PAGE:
An in vitro evaluation of the efficacy of tedizolid: implications for the treatment of skin and soft tissue infections

Pierre Delpech, Muna Aleryan, Brian Jones, Curtis Gemmell, Susan Lang

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Abstract

Skin and soft tissue infections (SSTI) are among the most commonly occurring infections and evidence suggests that these are increasing world-wide. The aetiology is diverse, but Staphylococcus aureus predominate and these are often resistant to antimicrobials that were previously effective. Tedizolid is a new oxazolidinone-class antibacterial indicated for the treatment of adults with SSTI caused by Gram-positive pathogens, including S. aureus.

The aim of this study was to evaluate the in vitro efficacy of tedizolid in comparison to other clinically used antibacterials against antibiotic sensitive- and resistant-staphylococci, grown in planktonic cultures and as biofilms reflecting the growth of the microorganism during episodes of SSTI.

Against a panel of 66 clinical staphylococci, sensitivity testing revealed that a lower concentration of tedizolid was required to inhibit the growth of staphylococci compared to linezolid, vancomycin and daptomycin; with the tedizolid MIC50 being 8-fold (S. aureus) or 4-fold (S. epidermidis) below that obtained for linezolid. In addition, cfr+ linezolid-resistant strains remained fully susceptible to tedizolid. Against S. aureus biofilms, 10×MIC tedizolid was superior or comparable with 10×MIC comparator agents in activity, and superior to 10×MIC linezolid against those formed by S. epidermidis (65 vs. 33% reduction, respectively). Under flow-conditions both oxazolidinones at 10×MIC statistically out-performed vancomycin in their ability to reduce the viable cell count within a S. aureus biofilm with fewer the 12% of cells surviving compared to 63% of cells.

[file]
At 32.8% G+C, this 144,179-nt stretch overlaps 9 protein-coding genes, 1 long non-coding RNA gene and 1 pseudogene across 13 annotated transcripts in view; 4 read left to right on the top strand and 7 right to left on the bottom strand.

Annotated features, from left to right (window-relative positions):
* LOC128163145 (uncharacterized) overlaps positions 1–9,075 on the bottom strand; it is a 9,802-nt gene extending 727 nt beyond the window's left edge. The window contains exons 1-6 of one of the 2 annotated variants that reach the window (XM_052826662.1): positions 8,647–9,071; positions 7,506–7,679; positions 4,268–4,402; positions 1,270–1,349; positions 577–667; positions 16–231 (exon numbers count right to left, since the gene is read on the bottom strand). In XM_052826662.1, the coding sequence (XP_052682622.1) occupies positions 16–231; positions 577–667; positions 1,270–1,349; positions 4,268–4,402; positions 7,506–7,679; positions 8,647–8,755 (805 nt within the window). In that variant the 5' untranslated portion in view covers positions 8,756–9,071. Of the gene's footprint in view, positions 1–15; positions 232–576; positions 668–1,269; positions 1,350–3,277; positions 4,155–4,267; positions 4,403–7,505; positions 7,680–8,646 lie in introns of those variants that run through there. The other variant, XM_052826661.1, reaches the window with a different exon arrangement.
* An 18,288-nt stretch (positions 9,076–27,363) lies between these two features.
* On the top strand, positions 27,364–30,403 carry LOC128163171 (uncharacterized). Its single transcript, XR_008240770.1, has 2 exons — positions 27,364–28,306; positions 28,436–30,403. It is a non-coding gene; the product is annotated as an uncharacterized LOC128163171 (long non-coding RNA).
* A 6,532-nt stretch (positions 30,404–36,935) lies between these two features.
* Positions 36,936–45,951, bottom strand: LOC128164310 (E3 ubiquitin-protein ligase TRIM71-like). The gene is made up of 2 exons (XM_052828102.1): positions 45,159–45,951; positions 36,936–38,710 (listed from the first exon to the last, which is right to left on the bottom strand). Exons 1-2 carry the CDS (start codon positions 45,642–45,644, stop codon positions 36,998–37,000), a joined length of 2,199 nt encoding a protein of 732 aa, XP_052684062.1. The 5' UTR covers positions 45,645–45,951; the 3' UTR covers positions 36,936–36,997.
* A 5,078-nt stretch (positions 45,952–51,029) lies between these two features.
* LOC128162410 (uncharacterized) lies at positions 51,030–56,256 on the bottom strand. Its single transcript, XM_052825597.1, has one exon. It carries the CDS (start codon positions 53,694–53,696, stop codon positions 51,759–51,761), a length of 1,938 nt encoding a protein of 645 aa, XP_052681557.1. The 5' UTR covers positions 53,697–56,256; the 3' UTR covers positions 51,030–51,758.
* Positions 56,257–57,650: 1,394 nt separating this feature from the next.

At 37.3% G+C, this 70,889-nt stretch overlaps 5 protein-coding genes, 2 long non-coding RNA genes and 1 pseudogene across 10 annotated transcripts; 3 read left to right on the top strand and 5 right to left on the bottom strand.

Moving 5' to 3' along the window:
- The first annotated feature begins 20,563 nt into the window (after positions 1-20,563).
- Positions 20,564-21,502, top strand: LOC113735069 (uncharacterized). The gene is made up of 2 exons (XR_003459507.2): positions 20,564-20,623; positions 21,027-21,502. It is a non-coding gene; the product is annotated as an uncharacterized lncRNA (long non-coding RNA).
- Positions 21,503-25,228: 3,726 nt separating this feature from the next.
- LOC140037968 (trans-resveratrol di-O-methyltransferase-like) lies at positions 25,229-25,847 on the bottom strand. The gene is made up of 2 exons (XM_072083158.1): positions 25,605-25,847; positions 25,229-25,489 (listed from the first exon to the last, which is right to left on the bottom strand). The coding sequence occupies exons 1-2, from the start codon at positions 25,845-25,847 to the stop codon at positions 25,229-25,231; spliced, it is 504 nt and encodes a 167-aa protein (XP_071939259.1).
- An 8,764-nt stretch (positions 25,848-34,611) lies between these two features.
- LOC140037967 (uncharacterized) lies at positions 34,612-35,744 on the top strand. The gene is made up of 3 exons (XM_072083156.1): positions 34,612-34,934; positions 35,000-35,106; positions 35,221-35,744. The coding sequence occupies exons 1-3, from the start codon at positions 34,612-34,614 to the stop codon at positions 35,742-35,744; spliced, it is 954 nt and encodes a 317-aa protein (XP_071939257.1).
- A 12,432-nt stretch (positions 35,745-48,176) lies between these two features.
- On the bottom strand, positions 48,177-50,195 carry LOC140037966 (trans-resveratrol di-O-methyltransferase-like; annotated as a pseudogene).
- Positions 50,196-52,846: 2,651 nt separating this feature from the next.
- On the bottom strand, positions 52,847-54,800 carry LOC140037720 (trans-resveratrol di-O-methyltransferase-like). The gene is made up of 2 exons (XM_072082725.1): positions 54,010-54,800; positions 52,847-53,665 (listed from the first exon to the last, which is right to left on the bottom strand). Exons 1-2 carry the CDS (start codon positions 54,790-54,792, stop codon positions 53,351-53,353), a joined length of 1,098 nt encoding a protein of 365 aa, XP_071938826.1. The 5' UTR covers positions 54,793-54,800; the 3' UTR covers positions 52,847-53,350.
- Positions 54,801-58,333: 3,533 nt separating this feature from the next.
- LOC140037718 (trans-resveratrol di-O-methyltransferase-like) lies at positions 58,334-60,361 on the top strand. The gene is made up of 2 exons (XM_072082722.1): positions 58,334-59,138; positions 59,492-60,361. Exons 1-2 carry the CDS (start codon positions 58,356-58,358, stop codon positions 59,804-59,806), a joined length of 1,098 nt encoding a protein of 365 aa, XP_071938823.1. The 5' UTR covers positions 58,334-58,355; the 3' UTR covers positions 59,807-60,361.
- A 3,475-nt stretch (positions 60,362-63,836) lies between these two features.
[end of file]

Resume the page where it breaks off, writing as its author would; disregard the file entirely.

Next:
In conclusion, tedizolid offers a realistic lower-dose alternative agent to treat staphylococcal SSTI, including infections caused by multi-drug resistant strains.
Original languageEnglish
JournalDiagnostic Microbiology and Infectious Disease
Volume91
Issue number1
Early online date4 Jan 2018
DOIs
Publication statusPublished - May 2018

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Linezolid
Soft Tissue Infections
Staphylococcus aureus
Biofilms
Skin
Staphylococcus
Oxazolidinones
Vancomycin
Daptomycin
Growth
Infection
Cell Count
In Vitro Techniques
Anti-Bacterial Agents

Keywords

  • tedizolid
  • skin and soft tissue
  • infections

Cite this

Delpech, Pierre ; Aleryan, Muna ; Jones, Brian ; Gemmell, Curtis ; Lang, Susan. / An in vitro evaluation of the efficacy of tedizolid: implications for the treatment of skin and soft tissue infections. In: Diagnostic Microbiology and Infectious Disease. 2018 ; Vol. 91, No. 1.
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An in vitro evaluation of the efficacy of tedizolid: implications for the treatment of skin and soft tissue infections. / Delpech, Pierre; Aleryan, Muna; Jones, Brian; Gemmell, Curtis ; Lang, Susan.

In: Diagnostic Microbiology and Infectious Disease, Vol. 91, No. 1, 05.2018.

Research output: Contribution to journalArticle

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T1 - An in vitro evaluation of the efficacy of tedizolid: implications for the treatment of skin and soft tissue infections

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AU - Aleryan, Muna

AU - Jones, Brian

AU - Gemmell, Curtis

AU - Lang, Susan